*August 2019*

tl;dr: Dynamically adjust the weight of the tasks based on training progress.

GradNorm and dynamic task prioritization are very similar. However the weight rate adjustment is exponential as compared to focal loss (essentially also exponential), and the progress signal is loss drop as compared to KPI.

Task imbalance impede proper training because they manifest as imbalances between backpropogated gradients. The balance is struck when tasks are **training at similar rates as measured by the loss ratio L(t)/L(0)**.

Methods | Learning Progress Signal | hyperparameters |
---|---|---|

Uncertainty Weighting | Homoscedastic Uncertainty | No hyperparameters |

GradNorm | Training loss ratio | 1 exponential weighting factor |

Dynamic Task Prioritization | KPI | 1 focal loss scaling factor |

- The tedious grid search of hyperparameter can be efficient searched though a single parameter $\alpha$ to exponentially adjust the relative inverse training rate $r(t)$.
- Algorithm:
- Pick the gradient last layer of the backbone to monitor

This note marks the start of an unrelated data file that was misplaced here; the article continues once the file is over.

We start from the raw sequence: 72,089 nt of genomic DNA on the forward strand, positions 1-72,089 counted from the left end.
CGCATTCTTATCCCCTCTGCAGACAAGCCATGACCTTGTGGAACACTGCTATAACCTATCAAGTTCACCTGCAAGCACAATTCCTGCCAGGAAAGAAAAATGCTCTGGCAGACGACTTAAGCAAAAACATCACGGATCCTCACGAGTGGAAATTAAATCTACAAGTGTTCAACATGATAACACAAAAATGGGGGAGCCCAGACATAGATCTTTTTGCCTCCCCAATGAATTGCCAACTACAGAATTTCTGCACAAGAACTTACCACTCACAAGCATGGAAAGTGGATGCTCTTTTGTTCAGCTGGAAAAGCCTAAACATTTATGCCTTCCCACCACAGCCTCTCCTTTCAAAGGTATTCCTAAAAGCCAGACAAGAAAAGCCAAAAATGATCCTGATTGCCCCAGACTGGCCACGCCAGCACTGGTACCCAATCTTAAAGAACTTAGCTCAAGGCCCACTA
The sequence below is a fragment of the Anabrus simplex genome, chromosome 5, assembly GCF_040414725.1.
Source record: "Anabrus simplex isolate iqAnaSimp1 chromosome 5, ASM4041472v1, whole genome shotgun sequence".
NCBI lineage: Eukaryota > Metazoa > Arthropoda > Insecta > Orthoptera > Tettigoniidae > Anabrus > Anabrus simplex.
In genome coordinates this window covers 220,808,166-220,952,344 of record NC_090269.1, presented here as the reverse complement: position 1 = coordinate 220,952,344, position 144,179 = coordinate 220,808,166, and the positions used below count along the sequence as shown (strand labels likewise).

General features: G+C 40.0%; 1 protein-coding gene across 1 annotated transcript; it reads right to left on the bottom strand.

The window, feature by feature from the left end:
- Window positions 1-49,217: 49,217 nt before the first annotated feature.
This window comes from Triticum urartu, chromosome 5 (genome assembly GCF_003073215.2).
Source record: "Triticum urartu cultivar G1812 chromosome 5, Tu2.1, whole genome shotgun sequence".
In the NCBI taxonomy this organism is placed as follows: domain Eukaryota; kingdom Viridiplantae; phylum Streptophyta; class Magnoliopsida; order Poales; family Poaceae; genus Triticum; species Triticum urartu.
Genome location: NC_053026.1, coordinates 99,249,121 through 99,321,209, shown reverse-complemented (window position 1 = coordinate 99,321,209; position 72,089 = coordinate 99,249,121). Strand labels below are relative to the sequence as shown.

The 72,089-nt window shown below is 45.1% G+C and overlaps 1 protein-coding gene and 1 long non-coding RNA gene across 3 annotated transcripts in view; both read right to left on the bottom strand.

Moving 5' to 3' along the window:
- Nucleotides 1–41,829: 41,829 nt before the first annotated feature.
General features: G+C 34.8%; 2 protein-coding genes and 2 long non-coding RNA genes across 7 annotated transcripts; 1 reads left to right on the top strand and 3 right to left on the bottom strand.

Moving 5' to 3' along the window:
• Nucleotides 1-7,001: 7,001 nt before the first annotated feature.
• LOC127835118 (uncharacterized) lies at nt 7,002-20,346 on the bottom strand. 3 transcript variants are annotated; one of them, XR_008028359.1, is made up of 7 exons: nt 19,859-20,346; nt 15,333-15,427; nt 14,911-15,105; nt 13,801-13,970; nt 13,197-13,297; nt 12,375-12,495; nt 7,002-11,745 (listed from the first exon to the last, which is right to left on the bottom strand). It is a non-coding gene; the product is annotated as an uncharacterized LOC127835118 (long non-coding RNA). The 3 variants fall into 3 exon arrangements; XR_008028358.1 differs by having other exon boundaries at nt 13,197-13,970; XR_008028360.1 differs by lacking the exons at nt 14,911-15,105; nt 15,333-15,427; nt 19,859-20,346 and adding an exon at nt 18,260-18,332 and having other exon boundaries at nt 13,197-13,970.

- Get L2 norm of the feat for a task
- Get task average of L2 norm for a particular time
- The weights are not adjusted directly according to the progress but rather updated according to a GradNorm loss \(\text{L}_{grad} = \sum_{task}|G(t) - \bar{G}(t) \times [r(t)]^\alpha|\) the weights are renormalized to be 1 to ensure smooth training.

- using static weight to retrain the model from scratch. These values lie closely with the optimal grid-searched weights.
- The asymmetry parameter $\alpha$ controls how different the weight can be for diff tasks. The overall performance is relatively insensitive to the chance in $\alpha \in (0, 3)$. (0 means average weight).

- ipython notebook Demo on github.
- Uncertainty weighting uses 1/L to adjust weight. –> this usually leads to weight too large too quickly, without normalization constraints (this seems not to be the case?)